Los Angeles–based bassist and songwriter Justin Meldal-Johnsen has worked and toured with top artists—Beck, Garbage (Bleed Like Me), Ima Robot (Ima Robot), Macy Gray (Trouble With Being Myself), Air (10,000Hz Legend)—composed original songs, contributed to movie scores (In Good Company, The Dukes of Hazzard, The Devil’s Rejects) and more during his years as a musician. Twelve years ago, he and producer Tony Hoffer (Beck, Air, Supergrass, Fischerspooner) built a project studio to support Meldal-Johnsen’s songwriting and to develop basic recording skills—a workplace that continues to evolve along with his projects.
Featuring some of Meldal-Johnsen’s favorite basses—old, new and upright—made by Fender, Guild, Gibson, Vox and more, he notes that the studio, a room in his home, “started out with an ADAT and a tiny Mackie board on a rickety table. The studio is used for writing songs and programming, but more often it is becoming a space useful for bass overdubs.” The space, which includes a “little hallway with high ceilings and a nice-sounding oak hardwood floor outside of the room, [is] used for room effect on a small drum set, percussion, vocals and acoustic guitar. Otherwise, I do most of my miked recording right between the speakers with headphones for the more standard dry, tight sound,” says Meldal-Johnsen. Shure SM7, a KSM-44, a Rode NT1 and a pair of SM81s are used for recording.
More and more frequently, Meldal-Johnsen’s process of contributing to sessions remotely entails Pro Tools HD|2—recording tracks and then sending them to his collaborators and clients via Digidesign’s DigiDelivery or FedEx, so that he can “spend time getting an ideal bass sound, try a bunch of ideas and comp the takes so there are a few alternative versions.”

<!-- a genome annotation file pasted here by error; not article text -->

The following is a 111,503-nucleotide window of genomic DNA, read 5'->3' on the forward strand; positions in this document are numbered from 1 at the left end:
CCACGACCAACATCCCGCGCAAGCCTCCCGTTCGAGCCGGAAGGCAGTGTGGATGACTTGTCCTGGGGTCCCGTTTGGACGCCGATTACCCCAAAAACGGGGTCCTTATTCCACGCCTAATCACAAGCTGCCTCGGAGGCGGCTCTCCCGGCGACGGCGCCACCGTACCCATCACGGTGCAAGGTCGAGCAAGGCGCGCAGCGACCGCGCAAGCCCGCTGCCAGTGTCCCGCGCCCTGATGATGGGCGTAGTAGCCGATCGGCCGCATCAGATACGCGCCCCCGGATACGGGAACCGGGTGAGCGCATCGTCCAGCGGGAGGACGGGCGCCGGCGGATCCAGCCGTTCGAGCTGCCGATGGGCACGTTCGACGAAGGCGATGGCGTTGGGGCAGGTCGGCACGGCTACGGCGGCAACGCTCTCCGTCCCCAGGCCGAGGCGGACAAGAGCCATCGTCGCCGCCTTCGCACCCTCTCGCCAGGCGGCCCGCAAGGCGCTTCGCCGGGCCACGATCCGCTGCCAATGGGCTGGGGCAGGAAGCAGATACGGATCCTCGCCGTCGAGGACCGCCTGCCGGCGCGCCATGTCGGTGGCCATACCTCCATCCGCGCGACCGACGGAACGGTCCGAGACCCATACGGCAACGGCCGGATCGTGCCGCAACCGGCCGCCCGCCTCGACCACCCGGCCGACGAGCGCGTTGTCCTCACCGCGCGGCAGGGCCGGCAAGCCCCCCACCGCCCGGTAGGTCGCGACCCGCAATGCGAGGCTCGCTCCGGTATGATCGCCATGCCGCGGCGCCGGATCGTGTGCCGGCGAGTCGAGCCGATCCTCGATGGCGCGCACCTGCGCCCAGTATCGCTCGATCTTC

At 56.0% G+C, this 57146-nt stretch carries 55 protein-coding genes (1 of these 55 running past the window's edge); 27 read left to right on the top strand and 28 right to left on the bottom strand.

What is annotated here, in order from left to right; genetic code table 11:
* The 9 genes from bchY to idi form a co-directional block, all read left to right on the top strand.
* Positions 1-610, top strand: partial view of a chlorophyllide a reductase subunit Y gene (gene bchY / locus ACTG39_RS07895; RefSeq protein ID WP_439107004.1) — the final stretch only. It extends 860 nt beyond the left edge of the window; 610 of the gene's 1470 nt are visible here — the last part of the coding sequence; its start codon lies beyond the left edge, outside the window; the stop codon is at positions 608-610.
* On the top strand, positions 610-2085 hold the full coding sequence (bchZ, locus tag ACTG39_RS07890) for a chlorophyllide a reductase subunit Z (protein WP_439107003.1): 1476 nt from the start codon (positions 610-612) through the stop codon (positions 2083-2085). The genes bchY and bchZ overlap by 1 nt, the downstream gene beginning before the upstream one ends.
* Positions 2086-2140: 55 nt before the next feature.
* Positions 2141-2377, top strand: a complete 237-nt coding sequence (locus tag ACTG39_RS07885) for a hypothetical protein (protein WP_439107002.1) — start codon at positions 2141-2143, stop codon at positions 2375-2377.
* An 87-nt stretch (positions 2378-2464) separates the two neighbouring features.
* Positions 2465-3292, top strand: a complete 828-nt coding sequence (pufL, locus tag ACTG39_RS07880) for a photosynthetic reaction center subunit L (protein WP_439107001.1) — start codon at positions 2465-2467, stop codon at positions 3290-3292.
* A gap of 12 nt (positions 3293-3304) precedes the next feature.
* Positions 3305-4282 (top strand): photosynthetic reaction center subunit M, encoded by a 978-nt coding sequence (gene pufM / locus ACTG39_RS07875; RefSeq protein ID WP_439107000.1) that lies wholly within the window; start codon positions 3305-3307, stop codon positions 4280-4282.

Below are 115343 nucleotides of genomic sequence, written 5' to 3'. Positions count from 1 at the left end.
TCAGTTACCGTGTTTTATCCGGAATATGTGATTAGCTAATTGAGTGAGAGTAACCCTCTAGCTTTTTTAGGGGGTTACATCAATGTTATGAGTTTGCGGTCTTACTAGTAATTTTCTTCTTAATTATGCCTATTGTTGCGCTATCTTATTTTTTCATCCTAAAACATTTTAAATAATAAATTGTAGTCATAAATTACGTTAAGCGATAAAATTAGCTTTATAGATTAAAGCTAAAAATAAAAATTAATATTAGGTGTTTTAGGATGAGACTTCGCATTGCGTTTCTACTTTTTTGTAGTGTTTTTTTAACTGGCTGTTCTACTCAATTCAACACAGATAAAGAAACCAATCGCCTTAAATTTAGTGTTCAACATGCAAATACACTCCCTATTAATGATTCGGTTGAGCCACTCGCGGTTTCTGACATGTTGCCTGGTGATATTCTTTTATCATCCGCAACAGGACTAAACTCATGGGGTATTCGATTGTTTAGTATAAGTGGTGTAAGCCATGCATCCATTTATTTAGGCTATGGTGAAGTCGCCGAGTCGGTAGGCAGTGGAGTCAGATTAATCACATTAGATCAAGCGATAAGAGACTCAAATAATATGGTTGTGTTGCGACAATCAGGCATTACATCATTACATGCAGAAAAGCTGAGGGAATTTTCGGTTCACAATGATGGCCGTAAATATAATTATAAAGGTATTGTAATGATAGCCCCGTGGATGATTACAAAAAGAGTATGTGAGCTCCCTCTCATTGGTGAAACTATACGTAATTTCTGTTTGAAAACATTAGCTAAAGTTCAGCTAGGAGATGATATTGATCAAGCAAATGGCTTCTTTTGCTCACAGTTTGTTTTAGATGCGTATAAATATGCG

Meldal-Johnsen plugs his bass into a Radio/Swtchbone A/B/Y box, then the signal goes to a tuner, a DI and an amp. The amp signal passes through a pair of custom switch boxes, each on a separate 36×20 pedalboard. The true bypass switches provide a total of 26 dedicated effects loops, each with a pedal attached. He notes that, “This is ideal for having a lot of pedals at my disposal, yet not actually having them ‘in line’ until I need them. It’s like a poor man’s version of those nice custom rack-based switching systems.” From the switchers, the signal connects to an Ampeg B-15 or SVT and, at times, a third source—a guitar amp.
At every step of his performance he uses plug-ins—a range of Digidesign (Bomb Factory, Waves, Amp Farm, Echo Farm), Native Instruments (Battery, Pro53, B4, Absynth and FM7) and Reason products. When writing, they are used to, “cast a particular character over what I’m doing,” says Meldal-Johnsen, “But I’m also a believe in using outboard gear liberally as well. There are certain analog delays and spring reverbs in my outboard collection that I patch into my Digi interface and use as sends.”
Meldal-Johnsen emphasizes the importance of keeping the same spontaneity in session work as he does on stage, saying, “When I record bass, I don’t sit there and play four bars at a time and then tweak it to eternity. I go for entire performances, because I know they will feel better, and plus it’s just more fun to pretend like it’s live and I’m performing for the people in the room. I just punch in sparingly into a whole take if I need to, because I don’t want to avoid my responsibility as a player; I assume, just like any other musician in my position, that people are hiring me because of my feel and approach, not to receive a digitally-enhanced, kinder, gentler facsimile. If I’m going to tap-dance on some pedals or do drastic shifts between song sections, I’d better be able to do that on stage!”